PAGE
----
Lawsuits resume against illegal file sharers

Suing people for illegal file sharing appears to have made a comeback, CNET reports—although now it’s smaller studios that are the plaintiffs. News that Voltage Pictures, producers of the Oscar-winning film “The Hurt Locker,” filed a federal copyright complaint last week against 5,000 alleged file sharers caught many in the file-sharing community off guard. Hadn’t the film and music industries dumped a litigation strategy in favor of a much more subtle approach, one that didn’t drag fans into court where they stood to lose thousands of dollars? It’s true, the trade groups for the major players in both these sectors, the Motion Picture Association of America and the Recording Industry Association of America, gave up suing file sharers. For the past couple years, they’ve tried to persuade internet service providers to suspend service to first-time copyright offenders—and though they don’t like talking about it much, the MPAA and RIAA would like chronic abusers to be permanently booted off the networks. None of this, however, would happen without the accused receiving plenty of warning. But the latest round of lawsuits isn’t being brought by gargantuan entertainment conglomerates, with their legions of lawyers and deep pools of cash. Instead, a dozen or so little-known film companies, with far fewer resources than the big studios, have mounted their own legal challenge to file sharing. And these guys appear to be playing by their own rules: In a few short months, they’ve filed lawsuits against a combined 50,000 people. The RIAA in five years filed complaints against fewer than 40,000…

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Viacom says YouTube ignored copyrights

Pointing to internal YouTube eMail messages, Viacom said in a court filing that the video site’s founders turned a blind eye when users uploaded copyrighted clips so they could amass a big audience and sell the company quickly, reports the New York Times. The charge was one of many made by Viacom in filings unsealed March 18 in its three-year-old copyright lawsuit against YouTube and Google, which bought YouTube in 2006 for $1.65 billion. Google fired back, saying Viacom was distorting the record by taking passages from eMail messages out of context. It also said Viacom employees and agents “continuously and secretly” uploaded clips from the company’s television shows and movies to YouTube for promotional purposes, even as they were complaining about copyright violations. “They are both tearing each other up, and both are scoring points,” said Eric Goldman, director of the High-Tech Law Institute at the Santa Clara University School of Law. The lawsuit accused YouTube of profiting from thousands of clips from Viacom movies and shows that were uploaded to the site without permission. It was filed at the height of tensions between Google and media companies over copyrights—tensions that have since eased substantially after YouTube set up an automated system to detect infringing videos. But more broadly, media companies remain wary of losing control as more of their products become digital, making them easier to copy…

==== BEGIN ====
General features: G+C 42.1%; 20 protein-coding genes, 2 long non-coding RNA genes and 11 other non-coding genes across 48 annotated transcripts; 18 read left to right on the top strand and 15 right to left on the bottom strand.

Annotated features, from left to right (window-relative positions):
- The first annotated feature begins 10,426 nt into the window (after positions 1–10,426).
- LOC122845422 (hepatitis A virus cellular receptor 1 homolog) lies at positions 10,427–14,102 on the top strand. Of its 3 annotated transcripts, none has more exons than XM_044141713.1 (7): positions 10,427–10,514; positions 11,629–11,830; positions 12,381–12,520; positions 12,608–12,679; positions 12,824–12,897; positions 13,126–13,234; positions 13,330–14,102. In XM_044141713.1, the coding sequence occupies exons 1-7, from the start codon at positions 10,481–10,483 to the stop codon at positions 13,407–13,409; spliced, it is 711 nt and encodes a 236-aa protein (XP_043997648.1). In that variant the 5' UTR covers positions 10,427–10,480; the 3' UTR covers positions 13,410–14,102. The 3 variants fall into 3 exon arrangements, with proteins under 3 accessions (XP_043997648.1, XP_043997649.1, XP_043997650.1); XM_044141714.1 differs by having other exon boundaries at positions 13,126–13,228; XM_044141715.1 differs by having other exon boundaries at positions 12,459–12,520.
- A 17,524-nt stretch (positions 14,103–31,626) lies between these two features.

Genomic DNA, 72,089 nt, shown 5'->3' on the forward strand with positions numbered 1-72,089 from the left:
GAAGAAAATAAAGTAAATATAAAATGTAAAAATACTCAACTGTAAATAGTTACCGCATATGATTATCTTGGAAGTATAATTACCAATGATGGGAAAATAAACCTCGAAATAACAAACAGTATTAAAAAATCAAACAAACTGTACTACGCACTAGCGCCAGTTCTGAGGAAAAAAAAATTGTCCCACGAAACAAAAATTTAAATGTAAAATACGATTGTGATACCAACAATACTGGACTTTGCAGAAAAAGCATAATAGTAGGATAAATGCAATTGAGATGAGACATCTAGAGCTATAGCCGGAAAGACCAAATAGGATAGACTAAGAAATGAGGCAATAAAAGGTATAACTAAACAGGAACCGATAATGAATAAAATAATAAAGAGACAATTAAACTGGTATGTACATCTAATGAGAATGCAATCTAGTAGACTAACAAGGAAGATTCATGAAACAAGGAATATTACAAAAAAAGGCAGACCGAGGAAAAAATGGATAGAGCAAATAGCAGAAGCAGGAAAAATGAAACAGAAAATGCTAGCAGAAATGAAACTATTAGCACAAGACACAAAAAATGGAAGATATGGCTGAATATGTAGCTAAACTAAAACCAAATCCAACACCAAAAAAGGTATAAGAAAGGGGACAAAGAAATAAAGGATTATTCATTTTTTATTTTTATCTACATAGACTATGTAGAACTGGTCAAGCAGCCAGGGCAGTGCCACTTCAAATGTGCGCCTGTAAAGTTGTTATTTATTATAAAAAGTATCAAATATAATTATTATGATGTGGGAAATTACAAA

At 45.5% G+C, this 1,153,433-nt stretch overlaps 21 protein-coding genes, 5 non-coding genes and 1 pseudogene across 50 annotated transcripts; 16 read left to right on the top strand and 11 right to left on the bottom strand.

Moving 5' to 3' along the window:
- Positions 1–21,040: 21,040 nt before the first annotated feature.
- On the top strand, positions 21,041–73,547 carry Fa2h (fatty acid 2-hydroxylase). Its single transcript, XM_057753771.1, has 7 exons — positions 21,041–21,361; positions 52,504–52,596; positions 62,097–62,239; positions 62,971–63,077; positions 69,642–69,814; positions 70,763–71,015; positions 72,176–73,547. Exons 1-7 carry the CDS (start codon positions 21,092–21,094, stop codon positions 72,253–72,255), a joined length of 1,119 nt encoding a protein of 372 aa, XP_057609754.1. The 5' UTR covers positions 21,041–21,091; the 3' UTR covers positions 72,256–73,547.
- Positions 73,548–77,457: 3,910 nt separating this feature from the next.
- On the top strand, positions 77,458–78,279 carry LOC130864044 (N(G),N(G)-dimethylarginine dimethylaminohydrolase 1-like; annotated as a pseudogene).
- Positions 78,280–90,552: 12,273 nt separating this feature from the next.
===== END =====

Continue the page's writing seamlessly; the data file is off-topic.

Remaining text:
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Librarians to colleges: Keep on streaming videos for courses

The Library Copyright Alliance has published a legal analysis of the use of streaming video in higher education, NewTeeVee reports, and the bottom line could be good news for colleges: Instructors are allowed to use streaming videos as part of their courses without obtaining special licenses to do so. The alliance, which counts the American Library Association and the Association of College & Research Libraries as its members, implores educators to “know and exercise their rights” to online video use. This position likely won’t go over well with publishers of educational videos, which have been stepping up their efforts to get universities to obtain special streaming licenses if they want to include videos on course web sites. The Association for Information and Media Equipment (AIME) threatened UCLA with a copyright lawsuit over its video streaming late last year, and the school responded by shutting down its online video platform. AIME has been arguing that displaying a movie on a web site isn’t the same thing as showing it in a classroom, even if there are access controls for the online video in place. But the Library Copyright Alliance believes there is no need to pay for these licenses in many occasions, as amendments to copyright law that include distance education also cover the display of films through class web sites…

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